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Int. J. Mol. Sci. 2012, 13(12), 16373-16386; doi:10.3390/ijms131216373

Integration of DNA Damage and Repair with Murine Double-Minute 2 (Mdm2) in Tumorigenesis
Jason A. Lehman and Lindsey D. Mayo *
Department of Pediatrics, Herman B Wells Center for Pediatrics Research, 1044 West Walnut Street, Indianapolis, IN 46202, USA
Author to whom correspondence should be addressed; Tel.: +1-317-278-3173; Fax: +1-317-274-8046.
Received: 27 September 2012; in revised form: 27 November 2012 / Accepted: 27 November 2012 / Published: 3 December 2012


: The alteration of tumorigenic pathways leading to cancer is a degenerative disease process typically involving inactivation of tumor suppressor proteins and hyperactivation of oncogenes. One such oncogenic protein product is the murine double-minute 2, or Mdm2. While, Mdm2 has been primarily associated as the negative regulator of the p53 tumor suppressor protein there are many p53-independent roles demonstrated for this oncogene. DNA damage and chemotherapeutic agents are known to activate Mdm2 and DNA repair pathways. There are five primary DNA repair pathways involved in the maintenance of genomic integrity: Nucleotide excision repair (NER), Base excision repair (BER), Mismatch repair (MMR), Non-homologous end joining (NHEJ) and homologous recombination (HR). In this review, we will briefly describe these pathways and also delineate the functional interaction of Mdm2 with multiple DNA repair proteins. We will illustrate the importance of these interactions with Mdm2 and discuss how this is important for tumor progression, cellular proliferation in cancer.
base excision repair; cancer; homologous recombination; mismatch repair; murine double minute-2; non-homologous end joining; nucleotide excision repair

1. Introduction

Human DNA Repair Pathways

Genotoxic stress can be induced through naturally occurring mechanisms, such as ultraviolet radiation and oxidative stress to individual DNA bases or it can occur through intentional DNA damaging agents in the case of chemotherapeutic anti-cancer agents. The multiple forms of genotoxic stress results in breaks within the DNA duplex or chemically altered DNA bases. Once genomic integrity is breached it then requires one of five primary human DNA repair pathways to fix breaks or replace bases. If repair is not initiated or faulty repair takes place and cell division is allowed to occur. This can lead to mutagenesis in key genes that ultimately initiates the development of cancer. Oncogenic pathways such as ones involving the murine double-minute 2 (Mdm2) have been shown to promote genomic instability. Mdm2 typically functions as an E3 ubiquitin ligase and conjugates ubiquitin to several proteins including, the tumor suppressor p53. This ultimately signals for destruction by the 26S proteasome to keep cellular p53 levels low [1,2]. p53 induces mdm2 gene transcription at the conclusion of DNA repair to re-engage cellular homeostasis thus creating an autoregulatory feedback loop between Mdm2 and p53. However, under conditions of apoptotic cellular stress, p53 transactivates different subsets of target genes, such as p21 for cell cycle arrest or puma, bax, noxa for apoptosis. Thus, a cell fate decision must be made to pause the cell in an arrested state and repair the DNA damage or if the extent of damage is too extensive then cellular death must be initiated. The complexity of maintain genomic integrity after DNA damage require, five primary DNA repair pathways: Base excision repair (BER), Homologous recombination (HR), Mismatch Repair (MMR), Nucleotide excision repair (NER) and Non-homologous end joining (NHEJ) or double-strand break repair. Each pathway will be briefly described illustrating the main protein and enzyme systems responsible for repair and how the oncoprotein Mdm2 may play a role in regulating these pathways.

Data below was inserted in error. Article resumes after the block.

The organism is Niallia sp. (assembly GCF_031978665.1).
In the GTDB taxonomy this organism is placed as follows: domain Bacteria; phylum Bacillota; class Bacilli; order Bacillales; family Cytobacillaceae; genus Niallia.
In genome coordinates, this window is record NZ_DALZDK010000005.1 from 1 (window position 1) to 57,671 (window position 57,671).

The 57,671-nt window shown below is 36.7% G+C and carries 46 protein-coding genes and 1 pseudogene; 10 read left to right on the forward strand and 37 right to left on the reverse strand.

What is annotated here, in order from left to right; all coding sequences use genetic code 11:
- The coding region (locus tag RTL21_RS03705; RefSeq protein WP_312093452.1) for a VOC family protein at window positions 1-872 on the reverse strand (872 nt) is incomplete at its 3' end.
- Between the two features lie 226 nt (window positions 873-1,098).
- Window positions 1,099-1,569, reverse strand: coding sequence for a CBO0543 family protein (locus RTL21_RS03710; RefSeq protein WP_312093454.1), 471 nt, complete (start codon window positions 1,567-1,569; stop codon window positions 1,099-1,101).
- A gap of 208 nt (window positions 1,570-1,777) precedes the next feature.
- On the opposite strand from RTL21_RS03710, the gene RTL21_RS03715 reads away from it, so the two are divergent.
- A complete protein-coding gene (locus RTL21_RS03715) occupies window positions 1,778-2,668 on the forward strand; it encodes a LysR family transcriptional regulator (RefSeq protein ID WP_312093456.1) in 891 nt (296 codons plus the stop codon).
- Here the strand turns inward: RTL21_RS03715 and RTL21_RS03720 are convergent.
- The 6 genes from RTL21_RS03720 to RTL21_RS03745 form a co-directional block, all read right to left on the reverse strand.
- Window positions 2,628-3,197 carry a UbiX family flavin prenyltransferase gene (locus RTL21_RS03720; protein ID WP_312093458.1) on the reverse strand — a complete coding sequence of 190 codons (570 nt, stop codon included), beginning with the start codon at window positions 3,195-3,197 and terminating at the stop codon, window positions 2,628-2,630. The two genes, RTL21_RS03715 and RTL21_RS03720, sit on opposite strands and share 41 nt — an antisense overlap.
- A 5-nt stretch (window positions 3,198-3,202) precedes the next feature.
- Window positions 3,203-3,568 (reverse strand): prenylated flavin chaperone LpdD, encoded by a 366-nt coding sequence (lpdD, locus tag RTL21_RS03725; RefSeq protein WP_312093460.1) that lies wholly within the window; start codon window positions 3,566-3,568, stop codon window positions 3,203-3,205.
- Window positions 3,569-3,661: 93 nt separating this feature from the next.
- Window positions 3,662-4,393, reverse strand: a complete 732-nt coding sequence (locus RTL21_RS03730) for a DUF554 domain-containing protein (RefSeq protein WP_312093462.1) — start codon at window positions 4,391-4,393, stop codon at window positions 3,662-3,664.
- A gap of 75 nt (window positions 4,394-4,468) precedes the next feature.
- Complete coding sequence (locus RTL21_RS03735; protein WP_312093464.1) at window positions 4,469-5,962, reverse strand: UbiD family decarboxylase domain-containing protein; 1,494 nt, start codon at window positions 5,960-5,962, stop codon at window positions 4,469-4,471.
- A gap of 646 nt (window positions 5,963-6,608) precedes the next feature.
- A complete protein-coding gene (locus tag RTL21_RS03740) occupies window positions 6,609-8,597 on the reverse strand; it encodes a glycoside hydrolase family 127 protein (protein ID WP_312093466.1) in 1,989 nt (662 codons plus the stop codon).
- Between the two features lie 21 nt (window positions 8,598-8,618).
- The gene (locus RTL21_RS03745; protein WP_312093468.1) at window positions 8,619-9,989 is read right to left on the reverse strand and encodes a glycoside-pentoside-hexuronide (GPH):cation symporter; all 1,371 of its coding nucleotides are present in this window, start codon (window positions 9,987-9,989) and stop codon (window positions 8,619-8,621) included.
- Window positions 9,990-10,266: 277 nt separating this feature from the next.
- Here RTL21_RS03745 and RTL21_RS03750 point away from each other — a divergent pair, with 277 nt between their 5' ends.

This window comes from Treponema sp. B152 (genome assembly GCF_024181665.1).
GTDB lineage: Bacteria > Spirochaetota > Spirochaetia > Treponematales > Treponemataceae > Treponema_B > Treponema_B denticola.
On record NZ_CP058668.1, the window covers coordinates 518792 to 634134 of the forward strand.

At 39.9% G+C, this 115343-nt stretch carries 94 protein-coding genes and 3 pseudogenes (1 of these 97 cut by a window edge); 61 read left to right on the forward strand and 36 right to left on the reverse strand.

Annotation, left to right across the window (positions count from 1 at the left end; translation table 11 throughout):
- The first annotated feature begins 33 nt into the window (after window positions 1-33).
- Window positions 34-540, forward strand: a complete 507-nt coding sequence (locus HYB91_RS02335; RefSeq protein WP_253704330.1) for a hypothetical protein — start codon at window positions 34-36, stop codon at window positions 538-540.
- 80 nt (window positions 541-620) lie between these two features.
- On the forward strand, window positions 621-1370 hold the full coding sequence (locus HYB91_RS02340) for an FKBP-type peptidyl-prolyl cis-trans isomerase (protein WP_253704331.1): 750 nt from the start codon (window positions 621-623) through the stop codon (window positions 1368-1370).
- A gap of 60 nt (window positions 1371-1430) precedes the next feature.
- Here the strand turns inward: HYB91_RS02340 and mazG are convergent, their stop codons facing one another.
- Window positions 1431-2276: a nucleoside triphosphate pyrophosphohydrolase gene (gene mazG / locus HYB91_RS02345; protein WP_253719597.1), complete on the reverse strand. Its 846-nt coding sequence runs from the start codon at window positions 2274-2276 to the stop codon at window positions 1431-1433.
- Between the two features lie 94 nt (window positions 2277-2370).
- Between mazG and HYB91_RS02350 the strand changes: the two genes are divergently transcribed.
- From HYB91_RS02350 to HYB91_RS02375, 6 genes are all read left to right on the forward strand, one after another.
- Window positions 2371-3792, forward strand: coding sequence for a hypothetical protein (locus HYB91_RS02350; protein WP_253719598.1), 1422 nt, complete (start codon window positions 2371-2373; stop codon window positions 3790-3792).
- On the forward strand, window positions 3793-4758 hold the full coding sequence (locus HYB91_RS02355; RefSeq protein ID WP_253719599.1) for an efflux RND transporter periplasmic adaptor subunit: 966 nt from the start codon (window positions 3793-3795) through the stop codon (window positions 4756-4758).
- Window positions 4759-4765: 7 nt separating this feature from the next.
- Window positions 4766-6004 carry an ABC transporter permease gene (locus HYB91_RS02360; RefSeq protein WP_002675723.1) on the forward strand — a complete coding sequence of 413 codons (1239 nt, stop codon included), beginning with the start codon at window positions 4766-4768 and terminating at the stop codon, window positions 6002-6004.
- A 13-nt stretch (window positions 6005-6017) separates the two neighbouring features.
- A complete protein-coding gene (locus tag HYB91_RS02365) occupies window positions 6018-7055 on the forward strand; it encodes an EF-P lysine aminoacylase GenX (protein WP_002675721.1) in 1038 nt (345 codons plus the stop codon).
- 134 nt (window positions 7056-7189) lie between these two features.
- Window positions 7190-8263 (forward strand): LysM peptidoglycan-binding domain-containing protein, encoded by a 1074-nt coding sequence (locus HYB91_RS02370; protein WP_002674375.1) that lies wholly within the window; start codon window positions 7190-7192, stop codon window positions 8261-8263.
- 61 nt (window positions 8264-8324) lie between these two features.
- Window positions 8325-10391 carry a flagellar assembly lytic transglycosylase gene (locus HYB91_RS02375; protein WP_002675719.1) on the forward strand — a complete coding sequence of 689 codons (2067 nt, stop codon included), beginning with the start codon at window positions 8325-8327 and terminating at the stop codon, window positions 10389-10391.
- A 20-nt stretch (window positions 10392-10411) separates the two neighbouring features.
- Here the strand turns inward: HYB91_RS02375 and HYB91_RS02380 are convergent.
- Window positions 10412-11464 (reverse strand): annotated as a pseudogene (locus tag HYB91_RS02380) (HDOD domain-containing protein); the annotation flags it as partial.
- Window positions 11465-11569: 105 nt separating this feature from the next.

2. Discussion

2.1. Base Excision Repair (BER)